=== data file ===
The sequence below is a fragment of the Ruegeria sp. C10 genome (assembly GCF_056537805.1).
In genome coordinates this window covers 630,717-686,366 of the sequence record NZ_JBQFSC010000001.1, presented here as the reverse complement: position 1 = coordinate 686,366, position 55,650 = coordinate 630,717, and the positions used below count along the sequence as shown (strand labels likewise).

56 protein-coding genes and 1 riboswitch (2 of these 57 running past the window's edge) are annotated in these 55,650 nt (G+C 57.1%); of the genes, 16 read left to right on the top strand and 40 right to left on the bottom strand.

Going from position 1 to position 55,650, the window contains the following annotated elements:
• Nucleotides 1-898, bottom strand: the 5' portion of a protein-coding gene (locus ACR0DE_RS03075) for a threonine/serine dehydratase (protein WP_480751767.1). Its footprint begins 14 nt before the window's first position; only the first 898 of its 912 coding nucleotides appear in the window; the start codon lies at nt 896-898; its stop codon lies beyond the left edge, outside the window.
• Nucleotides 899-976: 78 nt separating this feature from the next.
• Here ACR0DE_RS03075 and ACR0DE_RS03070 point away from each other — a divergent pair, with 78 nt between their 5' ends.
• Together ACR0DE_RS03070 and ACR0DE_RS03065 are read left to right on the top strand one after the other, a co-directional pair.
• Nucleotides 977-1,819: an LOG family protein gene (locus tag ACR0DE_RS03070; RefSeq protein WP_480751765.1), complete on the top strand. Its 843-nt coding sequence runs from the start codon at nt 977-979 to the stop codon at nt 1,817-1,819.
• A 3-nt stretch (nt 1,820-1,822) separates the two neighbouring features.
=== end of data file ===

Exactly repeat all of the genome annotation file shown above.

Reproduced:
The sequence below is a fragment of the Ruegeria sp. C10 genome (assembly GCF_056537805.1).
In genome coordinates this window covers 630,717-686,366 of the sequence record NZ_JBQFSC010000001.1, presented here as the reverse complement: position 1 = coordinate 686,366, position 55,650 = coordinate 630,717, and the positions used below count along the sequence as shown (strand labels likewise).

56 protein-coding genes and 1 riboswitch (2 of these 57 running past the window's edge) are annotated in these 55,650 nt (G+C 57.1%); of the genes, 16 read left to right on the top strand and 40 right to left on the bottom strand.

Going from position 1 to position 55,650, the window contains the following annotated elements:
• Nucleotides 1-898, bottom strand: the 5' portion of a protein-coding gene (locus ACR0DE_RS03075) for a threonine/serine dehydratase (protein WP_480751767.1). Its footprint begins 14 nt before the window's first position; only the first 898 of its 912 coding nucleotides appear in the window; the start codon lies at nt 896-898; its stop codon lies beyond the left edge, outside the window.
• Nucleotides 899-976: 78 nt separating this feature from the next.
• Here ACR0DE_RS03075 and ACR0DE_RS03070 point away from each other — a divergent pair, with 78 nt between their 5' ends.
• Together ACR0DE_RS03070 and ACR0DE_RS03065 are read left to right on the top strand one after the other, a co-directional pair.
• Nucleotides 977-1,819: an LOG family protein gene (locus tag ACR0DE_RS03070; RefSeq protein WP_480751765.1), complete on the top strand. Its 843-nt coding sequence runs from the start codon at nt 977-979 to the stop codon at nt 1,817-1,819.
• A 3-nt stretch (nt 1,820-1,822) separates the two neighbouring features.